Sunday, December 30, 2007

Submarines on Rainy Days


This is not about hazards of surface navigation in boats designed for the opposite.


If your day has been as rainy as mine, a little sleuthing can be entertaining. Since my submarine background was in the Cold War, but since that war may have 'begun to ice again', here's a good place to start:


Sturgeon-class SSNs, the 637 class attack submarines were work horses of the submarine fleet throughout the Cold War. Try these samples ...

All Sturgeons were designed to surface through ice, with a reinforced sail and diving planes capable of rotating all the way to vertical. Those in Squadron 4 all had modified designs. Sunfish had a polymer bow for enhanced sonar reception.


The Glenard P. Lipscomb was a trials submarine which was completed using a large electric motor for main propulsion rather than direct drive from the steam turbines.


Beginning with Archerfish (SSN-678) units of this class had a 10-foot (3.0 m) longer hull, giving them more living and working space than previous submarines. Parche (SSN-683) received an addition 100-foot (30 m) hull extension containing research and development equipment that brought her total length to 401 feet (122 m). A number of the long hull Sturgeon class SSNs, including Parche, Rivers, and Russell were involved in top secret reconnaissance missions, including cable tap operations in the Barents and Okotsk seas.


The foregoing are found here on Wikipedia. Details of this nature were not available on Wikipedia when I checked a couple of years ago. Interesting sources, we may believe or not:


The Narwhal was NOT a sturgeon class submsrine, nor was it an S5W propulsion plant; it was a one-of-a-kind ship with an S5G propulsion plant. CORRECT, according to another Wikipedia article.

Continuing on the same theme in more current times, here's a nice quote: [Jimmy] Carter said he expects the crew to use the submarine’s “extraordinary capabilities — many top secret — to preserve peace, to protect our country and to keep high the banner of human rights around the world.” This related link was also interesting, if somewhat mysterious.

Time for more?

Sturgeon class as Spy Ships - one reader wrote this under the Wikipedia article's discussion heading:
I was wondering if anyone had any info on the "Holystone" modification some subs of this class had and exactly what it entailed system-wise.

Now, if you do a little research with Google, Holystone references are easily found. So easy, in fact, that the guy who asked 'if anyone had any info' above must have asked just to make us look.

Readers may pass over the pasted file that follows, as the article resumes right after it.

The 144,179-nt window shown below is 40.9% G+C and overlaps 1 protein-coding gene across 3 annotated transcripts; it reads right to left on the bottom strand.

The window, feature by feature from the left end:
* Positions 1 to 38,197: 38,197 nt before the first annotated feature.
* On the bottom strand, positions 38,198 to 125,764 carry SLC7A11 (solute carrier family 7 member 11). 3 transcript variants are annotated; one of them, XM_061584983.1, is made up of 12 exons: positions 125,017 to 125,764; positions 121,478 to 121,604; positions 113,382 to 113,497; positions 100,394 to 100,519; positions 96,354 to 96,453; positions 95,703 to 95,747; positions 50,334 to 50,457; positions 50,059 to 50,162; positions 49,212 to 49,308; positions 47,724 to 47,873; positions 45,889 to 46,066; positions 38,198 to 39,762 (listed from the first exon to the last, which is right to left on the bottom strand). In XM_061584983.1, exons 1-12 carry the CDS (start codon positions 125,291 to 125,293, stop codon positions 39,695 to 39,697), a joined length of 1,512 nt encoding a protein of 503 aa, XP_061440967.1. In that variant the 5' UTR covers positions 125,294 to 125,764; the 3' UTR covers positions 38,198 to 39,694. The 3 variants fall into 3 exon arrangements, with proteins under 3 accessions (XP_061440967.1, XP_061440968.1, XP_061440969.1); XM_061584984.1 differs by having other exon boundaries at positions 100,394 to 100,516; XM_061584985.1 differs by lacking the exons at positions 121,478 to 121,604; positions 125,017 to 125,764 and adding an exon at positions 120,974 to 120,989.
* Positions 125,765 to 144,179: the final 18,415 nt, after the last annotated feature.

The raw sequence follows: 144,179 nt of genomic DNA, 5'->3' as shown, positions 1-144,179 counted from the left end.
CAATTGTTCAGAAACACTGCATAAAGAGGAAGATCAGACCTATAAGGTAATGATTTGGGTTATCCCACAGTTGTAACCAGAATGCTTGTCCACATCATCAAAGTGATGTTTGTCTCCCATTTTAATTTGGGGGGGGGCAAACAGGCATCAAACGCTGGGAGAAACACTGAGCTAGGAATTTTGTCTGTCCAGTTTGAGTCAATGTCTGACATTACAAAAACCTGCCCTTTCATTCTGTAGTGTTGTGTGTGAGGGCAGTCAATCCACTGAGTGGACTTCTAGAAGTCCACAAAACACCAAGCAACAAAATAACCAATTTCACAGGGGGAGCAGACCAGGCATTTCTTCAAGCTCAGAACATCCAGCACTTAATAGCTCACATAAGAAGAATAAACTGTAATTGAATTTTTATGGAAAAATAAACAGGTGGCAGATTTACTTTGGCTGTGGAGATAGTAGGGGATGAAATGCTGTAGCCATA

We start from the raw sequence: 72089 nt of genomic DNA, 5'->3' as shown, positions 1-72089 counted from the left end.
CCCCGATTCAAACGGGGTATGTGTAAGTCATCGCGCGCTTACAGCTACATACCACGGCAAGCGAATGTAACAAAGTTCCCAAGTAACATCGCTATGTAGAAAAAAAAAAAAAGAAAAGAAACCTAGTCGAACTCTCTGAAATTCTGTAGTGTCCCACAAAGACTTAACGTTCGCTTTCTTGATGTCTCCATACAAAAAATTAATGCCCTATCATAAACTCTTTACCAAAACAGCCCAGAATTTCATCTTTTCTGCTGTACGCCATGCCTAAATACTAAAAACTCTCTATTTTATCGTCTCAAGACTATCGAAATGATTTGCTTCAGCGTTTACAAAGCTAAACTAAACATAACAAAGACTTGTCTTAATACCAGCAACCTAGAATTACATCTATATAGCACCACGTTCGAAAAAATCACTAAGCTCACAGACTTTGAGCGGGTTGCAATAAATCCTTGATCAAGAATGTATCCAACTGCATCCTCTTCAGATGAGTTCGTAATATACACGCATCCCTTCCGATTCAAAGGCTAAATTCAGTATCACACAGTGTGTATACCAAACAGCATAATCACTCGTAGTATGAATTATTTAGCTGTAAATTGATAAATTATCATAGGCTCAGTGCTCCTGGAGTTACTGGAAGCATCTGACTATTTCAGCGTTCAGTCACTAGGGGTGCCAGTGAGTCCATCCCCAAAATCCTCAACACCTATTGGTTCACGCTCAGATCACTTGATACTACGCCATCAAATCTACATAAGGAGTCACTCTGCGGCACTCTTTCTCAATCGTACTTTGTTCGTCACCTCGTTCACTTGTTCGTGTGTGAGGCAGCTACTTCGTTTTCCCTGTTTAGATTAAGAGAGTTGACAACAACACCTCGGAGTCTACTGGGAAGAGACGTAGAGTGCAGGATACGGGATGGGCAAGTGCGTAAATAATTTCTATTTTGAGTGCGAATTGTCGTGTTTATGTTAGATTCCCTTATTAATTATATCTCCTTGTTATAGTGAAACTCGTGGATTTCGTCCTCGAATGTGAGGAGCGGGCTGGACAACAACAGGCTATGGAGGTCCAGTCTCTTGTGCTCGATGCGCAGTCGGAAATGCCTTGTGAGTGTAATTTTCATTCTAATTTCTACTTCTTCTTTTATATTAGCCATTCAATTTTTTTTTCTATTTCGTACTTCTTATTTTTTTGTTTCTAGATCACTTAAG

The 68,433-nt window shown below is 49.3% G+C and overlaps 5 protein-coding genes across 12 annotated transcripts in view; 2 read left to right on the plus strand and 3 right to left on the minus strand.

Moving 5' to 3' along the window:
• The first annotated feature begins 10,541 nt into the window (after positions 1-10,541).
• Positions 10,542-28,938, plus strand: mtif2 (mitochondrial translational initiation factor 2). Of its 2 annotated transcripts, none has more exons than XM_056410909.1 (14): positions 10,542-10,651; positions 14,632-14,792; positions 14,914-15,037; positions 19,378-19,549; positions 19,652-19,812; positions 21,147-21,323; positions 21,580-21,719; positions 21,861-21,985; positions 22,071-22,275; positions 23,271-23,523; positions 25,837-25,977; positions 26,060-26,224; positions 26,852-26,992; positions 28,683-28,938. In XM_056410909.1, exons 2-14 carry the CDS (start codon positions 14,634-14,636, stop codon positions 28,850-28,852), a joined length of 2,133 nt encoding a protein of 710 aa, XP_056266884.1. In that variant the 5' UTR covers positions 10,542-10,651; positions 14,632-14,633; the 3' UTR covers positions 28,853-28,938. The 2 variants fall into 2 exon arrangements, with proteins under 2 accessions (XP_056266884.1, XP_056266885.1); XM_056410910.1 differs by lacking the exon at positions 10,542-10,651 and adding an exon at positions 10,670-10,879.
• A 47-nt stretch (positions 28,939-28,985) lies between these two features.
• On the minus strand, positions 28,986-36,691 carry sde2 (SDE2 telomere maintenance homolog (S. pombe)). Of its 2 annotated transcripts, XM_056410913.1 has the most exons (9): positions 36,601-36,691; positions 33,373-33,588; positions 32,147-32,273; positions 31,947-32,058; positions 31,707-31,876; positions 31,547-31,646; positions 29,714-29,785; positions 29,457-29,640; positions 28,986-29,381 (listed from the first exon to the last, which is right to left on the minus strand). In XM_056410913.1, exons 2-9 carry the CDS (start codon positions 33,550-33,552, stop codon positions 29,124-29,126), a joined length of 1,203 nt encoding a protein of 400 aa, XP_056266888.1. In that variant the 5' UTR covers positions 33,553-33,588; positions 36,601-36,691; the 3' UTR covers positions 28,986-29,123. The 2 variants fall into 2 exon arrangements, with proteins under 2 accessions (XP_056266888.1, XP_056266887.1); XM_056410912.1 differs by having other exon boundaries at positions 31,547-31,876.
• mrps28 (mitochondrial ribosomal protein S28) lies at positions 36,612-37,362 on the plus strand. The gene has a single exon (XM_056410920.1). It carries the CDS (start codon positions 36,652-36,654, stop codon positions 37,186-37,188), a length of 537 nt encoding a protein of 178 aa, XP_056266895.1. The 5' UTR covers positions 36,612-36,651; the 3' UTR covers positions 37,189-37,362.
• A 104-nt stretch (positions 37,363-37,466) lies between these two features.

By the way, the wooden-decks origin of 'holystone' is accurate. Submarines are always silent and strange. On rainy days, they make very nice research topics to boot!



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5 Comments:

At 01 January, 2008 20:43, Blogger bothenook said...

i worked with a reactor operator twidgit off of the lipscomb. said warming the mains was a snap. guess so if it's an electric motor.
and i worked with another off the narwahl, and listening to the horror stories of their main turbine warmup, and the hassles when rigging for delayed scram that it makes you wonder what the hell the navy was thinking when they ordered that particular power package.

 
At 04 January, 2008 15:12, Blogger Vigilis said...

Interesting, Bo. Actually, I suspect you might know what the Navy was thinking when "they ordered that particular power package".

 
At 06 January, 2008 05:25, Blogger G. Randy Primm said...

As QMOW on board SSBN Nathan Hale, part of my daily reading - besides the Captain's Night Orders - were the intel sheets, which included regular updates on Soviet surface and submerged objects of interest.

Usually, the intel sheets were full of boring intel doubletalk, but I do recall one nifty item: (paraphrase - remember, this was twenty years ago) "a 'reliable source' positioned near [a certain Northern Sea naval base (Severomorsk?)] has detected a submerged Alpha Class doing racetracks at speeds in excess of 60 knots."

I thought to myself, hmm, our guys are on the case, up close and personal. Five years in the Silent Service proved that to me beyond a shadow of a doubt.

By the bye, it was speculated that the Alpha was a one-off, three reactor, three screw job that never saw production. At least, it never made Jane's, as far as I know.

 
At 06 January, 2008 18:23, Blogger Vigilis said...

Thanks for the comment, g. randy primm. Similar enlightened episodes were part of my submarine experience.

 
At 16 August, 2010 02:31, Blogger salma hayek said...

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